Everybody wants to be rich, but nobody wants to admit to being rich.
That's the takeaway from some fascinating articles written by Josh Barro and David Leonhardt this week. Both discuss how tricky it is to get people who make far more money than the average American to recognize that no amount of complaining about how expensive their life is allows them to claim a spot in the middle class.
Barro wrote about the political challenge of increasing taxes on households making between $150,000 and $225,000 a year — an income category that many political and media influentials fall into — when they don't think of themselves as rich. As he notes, households in this income bracket make two to three times the national median income for a married couple, which automatically bars them from being considered ordinary earners.
Barro's thesis was affirmed by a barrage of indignant reader comments in response to his article. One reader lamented that she was "barely scraping by" on $250,000 a year when she lived in Los Angeles, and another declared that those making $150,000 to $225,000 a year in the New York metropolitan area is "definitely middle class." This all despite the fact that, as Leonhardt points out, fewer than 5% of households make more $200,000 or more nationwide.
So why are people who are more prosperous than almost everybody in their country convinced that they're part of the middle class?
The 1% make the 5% feel poor: Barro contends that many people who make a high income fail to realize that living in an expensive area is a privilege, not a right. Access to the best schools, career opportunities and cultural offerings in the country comes at a steep price, and just because these costs eat up very high salaries and don't leave enough money for swimming in a pool full of cash doesn't mean that they aren't very high salaries. Live somewhere cheaper, and you can buy nicer things, take more lavish vacations and still save more.
Barro is right as far as he goes, but there are also other factors contributing to this loss of perspective when it comes to class standing.
The rich themselves are extremely stratified, and the higher up the ladder you go, the wider the gulf between the rungs. In 2011, Mother Jones reported that the distribution of average income for families across the U.S. worked out like this:
Top 1 to 10%: $161,139
Top 1%: $1,019,089
Top .01 to 0.1%: $2,802,020
Top .01%: $23,846,950
Furthermore, the richest of the rich are faring far better than the rich. For decades, the top 0.1% have captured almost all of the gains in national wealth; for the first time in over half a century, the top 0.1% has almost the same wealth as the bottom 90%, and is likely to have more soon:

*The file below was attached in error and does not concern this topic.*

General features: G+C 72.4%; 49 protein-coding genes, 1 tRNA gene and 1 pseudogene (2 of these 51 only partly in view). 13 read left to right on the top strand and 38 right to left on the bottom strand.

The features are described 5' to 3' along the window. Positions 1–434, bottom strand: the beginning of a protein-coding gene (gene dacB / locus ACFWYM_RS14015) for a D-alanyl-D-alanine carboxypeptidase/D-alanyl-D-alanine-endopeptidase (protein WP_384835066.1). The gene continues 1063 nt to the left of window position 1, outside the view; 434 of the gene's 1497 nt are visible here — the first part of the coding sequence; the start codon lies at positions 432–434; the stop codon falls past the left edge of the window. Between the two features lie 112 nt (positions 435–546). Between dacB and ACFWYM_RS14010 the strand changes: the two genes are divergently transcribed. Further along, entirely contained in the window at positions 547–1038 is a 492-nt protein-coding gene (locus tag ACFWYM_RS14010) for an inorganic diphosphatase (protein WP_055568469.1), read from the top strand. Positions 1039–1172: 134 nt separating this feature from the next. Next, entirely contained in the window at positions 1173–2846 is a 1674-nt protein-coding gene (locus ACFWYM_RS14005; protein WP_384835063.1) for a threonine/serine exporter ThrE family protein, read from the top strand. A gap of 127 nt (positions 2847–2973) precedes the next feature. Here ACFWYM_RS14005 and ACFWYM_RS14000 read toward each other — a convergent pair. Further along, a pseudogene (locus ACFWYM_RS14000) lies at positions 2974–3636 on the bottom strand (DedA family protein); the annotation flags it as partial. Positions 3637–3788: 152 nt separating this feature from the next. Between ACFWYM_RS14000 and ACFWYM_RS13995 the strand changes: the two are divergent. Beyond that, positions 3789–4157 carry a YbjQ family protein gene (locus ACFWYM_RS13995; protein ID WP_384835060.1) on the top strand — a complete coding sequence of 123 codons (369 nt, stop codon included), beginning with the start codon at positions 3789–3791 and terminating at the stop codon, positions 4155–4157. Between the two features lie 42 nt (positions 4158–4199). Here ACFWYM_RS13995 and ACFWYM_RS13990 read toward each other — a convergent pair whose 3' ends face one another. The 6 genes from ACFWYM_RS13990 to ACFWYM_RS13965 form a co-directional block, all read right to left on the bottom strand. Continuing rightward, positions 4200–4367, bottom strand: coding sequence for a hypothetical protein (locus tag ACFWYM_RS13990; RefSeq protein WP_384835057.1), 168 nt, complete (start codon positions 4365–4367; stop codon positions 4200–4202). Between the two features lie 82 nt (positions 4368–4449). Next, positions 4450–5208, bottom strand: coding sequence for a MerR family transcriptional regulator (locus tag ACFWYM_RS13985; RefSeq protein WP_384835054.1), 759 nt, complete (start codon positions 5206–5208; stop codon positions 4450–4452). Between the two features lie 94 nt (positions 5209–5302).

This is all to say that the obscenely wealthy have a way of making the ordinarily wealthy feel impoverished, even when the latter have access to all manner of luxury.
The notion that satisfaction with one's lot in life is measured relative to perception of others' lot in life has been backed by loads of social scientific literature. So when people are complaining that $200,000 doesn't mean they're financially comfortable, that's in part because people tend to have their head tilted upward.
What does it mean to be rich in a society with broken institutions? On a more sympathetic note to the ordinary rich, there are reasons that somebody in the top 5% to 10% of Americans might relate to the average citizen more than the hedge fund manager living a few blocks away.
Broadly speaking, high incomes do not guarantee easy access to things we consider necessities in a good life or the ability to withstand its greatest threats. Child care is exorbitant: The average annual cost of infant day care is $14,300 in Minnesota, according to Child Care Aware of Minnesota. The cost of tuition for quality higher education, which can run upward of $60,000 a year at many private institutions, is not easy to manage just because a household has breached six figures. Medical emergencies bankrupt the middle class left and right and place a very serious strain on somebody with even a decent cushion of wealth.
Thanks to perverse incentive systems in these policy spheres, even somebody who has it easy compared to their peers around the country can end up thinking in terms of paycheck to paycheck in many circumstances. (High levels of debt among well-to-do young people will likely only compound this problem in the future.)
Contrast this with the fact that in many European societies, higher education is affordable to all and quality child care and medical care is provided for free. These societies tend to not have the same opportunities for extreme wealth the U.S. does, but they provide near-universal access to things that even a privileged life doesn't necessarily earn you in the States.
Maybe when it comes to how clueless some people can be about class in the U.S., we should focus less on hating the player, and more on hating the game.